Singer-songwriter Aaron Barker is best known for the string of hits he wrote for country superstar George Strait, but Barker’s long career has many other highlights. Long before his success as a songwriter, he made his mark as a charismatic entertainer.
Born in San Antonio, Barker got his first guitar at age six, taught himself to play it and was soon singing at school and church events. He also began to write songs at an early age. When asked to create a grade-school art project, Barker turned in poetry rather than work within the visual limits of his red-green color blindness. Those poems eventually became the basis for his first songs.
As a young man, he joined a show band called The American Peddlers as its bass player and lead singer. During his decade-plus tenure in the group, it played hundreds of clubs and military bases, marketed its own albums and amassed a large fan club. Barker was regarded at the time as a top stage entertainer in the Lone Star State.
But away from the band’s flashy smoke machines and laser lights, he played solo gigs, trying out his original material on audiences in small clubs and cafes. He left his successful band in 1988 with the aim of finding songwriting success.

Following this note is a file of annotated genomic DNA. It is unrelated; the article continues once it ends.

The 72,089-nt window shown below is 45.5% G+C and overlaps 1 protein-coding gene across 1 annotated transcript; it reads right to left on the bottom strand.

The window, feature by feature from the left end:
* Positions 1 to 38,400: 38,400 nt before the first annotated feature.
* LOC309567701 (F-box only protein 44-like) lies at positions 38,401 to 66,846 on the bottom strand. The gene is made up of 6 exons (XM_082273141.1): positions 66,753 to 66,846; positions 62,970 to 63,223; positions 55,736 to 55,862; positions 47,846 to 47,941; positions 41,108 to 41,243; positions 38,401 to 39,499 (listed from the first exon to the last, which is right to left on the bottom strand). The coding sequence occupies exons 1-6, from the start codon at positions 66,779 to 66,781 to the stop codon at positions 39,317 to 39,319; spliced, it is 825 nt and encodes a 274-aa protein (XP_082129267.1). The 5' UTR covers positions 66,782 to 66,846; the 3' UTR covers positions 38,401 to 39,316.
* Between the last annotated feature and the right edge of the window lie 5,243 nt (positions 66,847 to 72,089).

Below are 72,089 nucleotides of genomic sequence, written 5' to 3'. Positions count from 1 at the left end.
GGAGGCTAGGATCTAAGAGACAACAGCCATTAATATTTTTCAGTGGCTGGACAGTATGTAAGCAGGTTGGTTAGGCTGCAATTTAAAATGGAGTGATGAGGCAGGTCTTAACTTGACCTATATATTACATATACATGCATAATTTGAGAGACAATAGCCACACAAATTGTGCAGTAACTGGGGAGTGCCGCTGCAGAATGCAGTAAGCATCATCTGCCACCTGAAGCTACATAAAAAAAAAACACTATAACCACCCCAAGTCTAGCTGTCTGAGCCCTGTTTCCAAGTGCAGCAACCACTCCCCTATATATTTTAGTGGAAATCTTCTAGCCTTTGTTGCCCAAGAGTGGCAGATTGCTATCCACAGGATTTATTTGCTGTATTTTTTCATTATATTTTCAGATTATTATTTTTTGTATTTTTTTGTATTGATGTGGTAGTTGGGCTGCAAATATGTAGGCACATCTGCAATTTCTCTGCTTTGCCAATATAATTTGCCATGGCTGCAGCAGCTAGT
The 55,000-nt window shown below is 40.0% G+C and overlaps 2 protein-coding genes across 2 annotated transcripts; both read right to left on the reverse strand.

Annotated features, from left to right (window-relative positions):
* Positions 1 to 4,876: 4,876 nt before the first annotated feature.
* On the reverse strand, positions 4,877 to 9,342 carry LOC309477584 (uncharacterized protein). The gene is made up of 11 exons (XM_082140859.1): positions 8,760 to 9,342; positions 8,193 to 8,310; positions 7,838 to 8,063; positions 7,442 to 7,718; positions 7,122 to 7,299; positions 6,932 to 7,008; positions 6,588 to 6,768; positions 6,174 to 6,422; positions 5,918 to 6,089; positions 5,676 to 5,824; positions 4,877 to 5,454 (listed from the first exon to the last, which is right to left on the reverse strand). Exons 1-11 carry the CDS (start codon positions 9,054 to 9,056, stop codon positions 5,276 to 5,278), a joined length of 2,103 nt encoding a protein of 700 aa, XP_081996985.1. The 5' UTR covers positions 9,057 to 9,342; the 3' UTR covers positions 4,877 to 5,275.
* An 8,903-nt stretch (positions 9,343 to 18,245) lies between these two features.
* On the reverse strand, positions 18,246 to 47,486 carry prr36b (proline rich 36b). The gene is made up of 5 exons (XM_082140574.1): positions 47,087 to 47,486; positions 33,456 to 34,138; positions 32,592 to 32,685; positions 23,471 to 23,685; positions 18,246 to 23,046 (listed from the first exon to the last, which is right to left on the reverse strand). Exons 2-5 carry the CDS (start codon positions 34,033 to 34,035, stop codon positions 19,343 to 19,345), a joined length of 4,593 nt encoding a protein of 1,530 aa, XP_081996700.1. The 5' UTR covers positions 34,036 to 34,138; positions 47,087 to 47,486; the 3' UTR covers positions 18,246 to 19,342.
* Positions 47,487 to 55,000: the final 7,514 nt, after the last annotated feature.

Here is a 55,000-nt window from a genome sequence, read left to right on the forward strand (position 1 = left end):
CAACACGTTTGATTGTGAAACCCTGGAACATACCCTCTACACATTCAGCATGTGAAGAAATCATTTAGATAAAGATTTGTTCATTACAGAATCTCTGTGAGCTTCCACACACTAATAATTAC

A tape of his tunes found its way to George Strait’s manager. Strait recorded Barker’s song “Baby Blue” and scored a #1 hit with it in 1988. Strait repeatedly returned to the songwriter’s catalog for such successes as “Love Without End, Amen” (1990), “Easy Come, Easy Go” (1993), “I’d Like to Have That One Back” (1994), “I Know She Still Loves Me” (1996) and “I Can Still Make Cheyenne” (1996).
Meanwhile, Atlantic Records signed Aaron Barker as an artist. He charted with his CD’s title tune “The Taste of Freedom” in 1992 and reestablished his reputation as an entertainer. He issued further solo albums in 1998, 2002 and 2006, but Barker’s biggest “hits” as a singer remain the widely heard radio and TV jingles he wrote and recorded for Blue Bell Ice Cream.
Other artists clamored for his songs. Doug Supernaw’s record of “Not Enough Hours in the Night” (1995), Lonestar’s version of “What About Now” (2000) and Clay Walker’s renditions of “You’re Beginning to Get to Me” (1998) and “Watch This” (1997) all became Top 10 hits.
Others who have recorded Aaron Barker songs include Tyler Farr, Trace Adkins, Aaron Tippin, Tracy Lawrence, Neal McCoy, The Oak Ridge Boys, Granger Smith, Willie Nelson, Chris LeDoux, Dean Dillon and Trent Tomlinson. Barker was inducted into the Texas Heritage Songwriters Hall of Fame in 2007 and Nashville Songwriters Hall of Fame 2016.
Aaron Barker – Singer Songwriter Website